Thursday, June 17, 2010

All about The Education

When discussing issues of sustainability, especially with those who do not seem to care much about it, pretty much 99% of people also follow that comment by saying that they know very little about it. Which makes complete sense, how can you be passionate or inspired or responsible for something if you don't know exactly or don't have a specific understanding about what it is?

I am sure that if I knew more about football, if I knew the history and background of the world cup, players, games, manager - and how he selected the England team, I'd be hooked to the remaining world cup fixtures. As it is I know only the bare minimum about the sport (not even offside rule) and therefore watching, talking and reading about it brings no pleasure.

When living and studing in a communtiy around people who are already inspired and knowledgeable about sustainability issues (and acting upon them in everyday life) it is hard to take myself out of that and look at the population as a whole. However, as I do so I realise I am in a minority.

The majority of people that share my passion for issues regarding the fashion industry and the environment have come from a creative background, where making and sewing in whatever capacity has been a part of thier lifestyle. Learning these skills allows you develop them and adapt them for every day 'real world' needs. Sewing on a button, replacing a zip, sewing back a hem. All these little changes that the younger generations of today are seldom taught at school, as design technology takes many other forms and pressures on timetable organisation does not prioritise such subjects. However, I feel that the lack of sewing education for schoolchildren perpetuates the lazy attitude towards consumption - that of fast fashion. Many children who don't leave school with sewing skills and who aren't taught by family are less likely to consider mending and may find it harder to take responsibility for their clothing (i.e throw it away at the first sign of wear and tear), and also find it difficult to add creative value to the garment themselves (through customisation and creative alterations).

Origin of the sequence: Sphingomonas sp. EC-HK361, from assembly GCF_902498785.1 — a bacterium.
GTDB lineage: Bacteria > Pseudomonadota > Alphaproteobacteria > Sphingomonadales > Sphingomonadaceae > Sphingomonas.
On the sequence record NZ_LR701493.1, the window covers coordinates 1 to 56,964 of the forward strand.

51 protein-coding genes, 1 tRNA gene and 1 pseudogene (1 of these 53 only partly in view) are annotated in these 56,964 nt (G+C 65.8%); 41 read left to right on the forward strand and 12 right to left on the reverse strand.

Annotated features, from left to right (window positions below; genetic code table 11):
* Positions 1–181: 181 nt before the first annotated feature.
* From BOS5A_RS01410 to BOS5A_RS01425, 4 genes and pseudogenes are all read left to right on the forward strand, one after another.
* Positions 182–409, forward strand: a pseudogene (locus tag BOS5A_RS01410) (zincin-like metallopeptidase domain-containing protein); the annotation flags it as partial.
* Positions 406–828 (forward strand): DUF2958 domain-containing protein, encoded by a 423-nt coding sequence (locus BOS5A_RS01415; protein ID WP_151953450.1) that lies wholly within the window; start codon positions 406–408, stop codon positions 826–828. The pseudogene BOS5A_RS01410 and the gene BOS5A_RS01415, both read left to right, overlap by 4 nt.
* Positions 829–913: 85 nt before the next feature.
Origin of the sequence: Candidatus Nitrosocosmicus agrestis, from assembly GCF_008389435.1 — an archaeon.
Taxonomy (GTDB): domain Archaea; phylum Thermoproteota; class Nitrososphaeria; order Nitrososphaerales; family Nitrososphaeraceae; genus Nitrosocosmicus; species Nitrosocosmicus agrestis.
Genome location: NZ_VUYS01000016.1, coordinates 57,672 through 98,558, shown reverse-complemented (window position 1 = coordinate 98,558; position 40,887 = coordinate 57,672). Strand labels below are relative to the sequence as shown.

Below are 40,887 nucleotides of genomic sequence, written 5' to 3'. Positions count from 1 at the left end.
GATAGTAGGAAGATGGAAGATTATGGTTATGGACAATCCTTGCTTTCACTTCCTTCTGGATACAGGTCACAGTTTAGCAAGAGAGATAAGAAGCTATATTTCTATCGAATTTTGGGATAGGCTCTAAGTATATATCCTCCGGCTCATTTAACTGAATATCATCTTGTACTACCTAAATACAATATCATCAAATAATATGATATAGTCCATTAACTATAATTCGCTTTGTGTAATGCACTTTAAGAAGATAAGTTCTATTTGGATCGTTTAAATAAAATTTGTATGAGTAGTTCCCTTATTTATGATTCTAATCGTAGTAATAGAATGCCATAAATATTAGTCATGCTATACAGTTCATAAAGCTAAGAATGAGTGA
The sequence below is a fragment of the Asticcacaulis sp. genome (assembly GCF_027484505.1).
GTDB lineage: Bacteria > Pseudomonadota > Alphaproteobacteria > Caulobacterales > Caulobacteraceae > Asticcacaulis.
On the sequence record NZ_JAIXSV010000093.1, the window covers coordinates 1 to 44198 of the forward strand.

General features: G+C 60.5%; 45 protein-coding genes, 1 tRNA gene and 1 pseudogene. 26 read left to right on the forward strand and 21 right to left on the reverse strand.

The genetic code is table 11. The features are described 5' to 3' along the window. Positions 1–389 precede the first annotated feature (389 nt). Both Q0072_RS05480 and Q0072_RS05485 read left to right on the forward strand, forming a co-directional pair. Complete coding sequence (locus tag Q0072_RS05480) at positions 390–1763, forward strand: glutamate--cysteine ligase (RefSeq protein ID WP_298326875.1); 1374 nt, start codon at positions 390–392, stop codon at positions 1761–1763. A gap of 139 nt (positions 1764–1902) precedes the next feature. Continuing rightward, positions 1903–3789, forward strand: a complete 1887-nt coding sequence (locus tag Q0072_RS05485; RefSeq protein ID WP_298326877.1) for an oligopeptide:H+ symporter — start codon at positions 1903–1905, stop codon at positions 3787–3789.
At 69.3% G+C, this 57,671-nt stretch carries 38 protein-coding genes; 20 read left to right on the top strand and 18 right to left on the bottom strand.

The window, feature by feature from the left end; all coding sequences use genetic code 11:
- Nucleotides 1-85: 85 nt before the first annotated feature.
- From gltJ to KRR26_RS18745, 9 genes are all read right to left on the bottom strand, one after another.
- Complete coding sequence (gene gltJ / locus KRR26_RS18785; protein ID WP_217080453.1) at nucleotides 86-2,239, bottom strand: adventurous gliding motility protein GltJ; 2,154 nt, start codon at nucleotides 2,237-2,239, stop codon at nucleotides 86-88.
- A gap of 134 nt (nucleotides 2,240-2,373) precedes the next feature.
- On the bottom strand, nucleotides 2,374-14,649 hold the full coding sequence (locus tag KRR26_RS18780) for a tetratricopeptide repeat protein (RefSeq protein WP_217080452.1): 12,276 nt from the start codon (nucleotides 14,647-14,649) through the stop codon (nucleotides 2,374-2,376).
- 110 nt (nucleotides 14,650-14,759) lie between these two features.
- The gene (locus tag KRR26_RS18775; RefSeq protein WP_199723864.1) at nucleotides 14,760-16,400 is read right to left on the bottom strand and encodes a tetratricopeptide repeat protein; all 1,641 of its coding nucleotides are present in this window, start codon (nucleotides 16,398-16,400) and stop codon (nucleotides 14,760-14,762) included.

Throughout my research time I really want to speak to as many people as possible to ask why sewing skills have faded within curriculum, and aim to get sewing skills back into schools and taught in an exciting and relevant way to all schoolchildren.

If you are a textile design teacher or head of a school that would like to pursue further textile workshops please get in touch!

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